When Dale Hoiberg, AM’74, PhD’93, started at Encyclopaedia Britannica, he thought it would be a one-year hiatus from his doctoral studies. Thirty years later Hoiberg is Britannica’s editor in chief.
Hoiberg began his studies at the University of Chicago in the Department of East Asian Languages and Civilizations, completing his thesis on Chinese romantic poet Xu Zhimo in 1974.
His “hiatus,” however, quickly turned into a career. Hoiberg worked his way up to positions in international product development as Britannica launched encyclopedias in Japan, Hungary, Poland, and India.
After nearly a decade with Britannica, Hoiberg resumed his doctoral studies with the encouragement of former UChicago professor Akira Iriye. Soon Hoiberg was working under the famed sinologist David Tod Roy on an English translation of an imperial-era opera, writing his dissertation while continuing to work at Brittanica. Shortly after completing his doctorate in 1993, Hoiberg was promoted to editor in chief, a position he continues to hold.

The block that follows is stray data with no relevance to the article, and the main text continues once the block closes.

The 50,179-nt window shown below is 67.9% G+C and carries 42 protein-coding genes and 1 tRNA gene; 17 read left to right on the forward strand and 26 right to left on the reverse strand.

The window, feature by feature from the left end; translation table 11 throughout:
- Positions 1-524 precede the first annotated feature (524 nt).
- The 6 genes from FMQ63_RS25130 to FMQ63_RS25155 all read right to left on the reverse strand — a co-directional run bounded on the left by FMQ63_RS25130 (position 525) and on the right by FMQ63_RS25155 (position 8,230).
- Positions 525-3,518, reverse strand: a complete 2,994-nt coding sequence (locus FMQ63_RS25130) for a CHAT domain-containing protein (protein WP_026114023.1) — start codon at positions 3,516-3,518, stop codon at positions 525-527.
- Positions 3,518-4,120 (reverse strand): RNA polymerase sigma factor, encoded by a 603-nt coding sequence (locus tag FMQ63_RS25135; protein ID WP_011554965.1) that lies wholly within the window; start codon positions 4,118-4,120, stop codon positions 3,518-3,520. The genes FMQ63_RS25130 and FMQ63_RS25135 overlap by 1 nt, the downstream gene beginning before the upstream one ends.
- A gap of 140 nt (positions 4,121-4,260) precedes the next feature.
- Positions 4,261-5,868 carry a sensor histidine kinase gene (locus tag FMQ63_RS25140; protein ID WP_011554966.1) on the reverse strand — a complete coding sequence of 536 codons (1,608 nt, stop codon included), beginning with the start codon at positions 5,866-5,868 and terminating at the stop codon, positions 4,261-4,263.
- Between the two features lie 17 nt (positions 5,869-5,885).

During Hoiberg’s tenure at Britannica the business model for reference materials has shifted dramatically with the use of online materials and digital publishing. But Hoiberg says the Encyclopaedia Brittanica is still relevant in an age of instant access to information. “Most of us don’t need all the information in the world,” Hoiberg wrote in an email debate with Wikipedia cofounder Jimmy Wales published in the Wall Street Journal. “We need information that yields knowledge—a practical and enlightened understanding of ourselves and the world we live in.”
Read the full profile of Dale Hoiberg in the University of Chicago Magazine.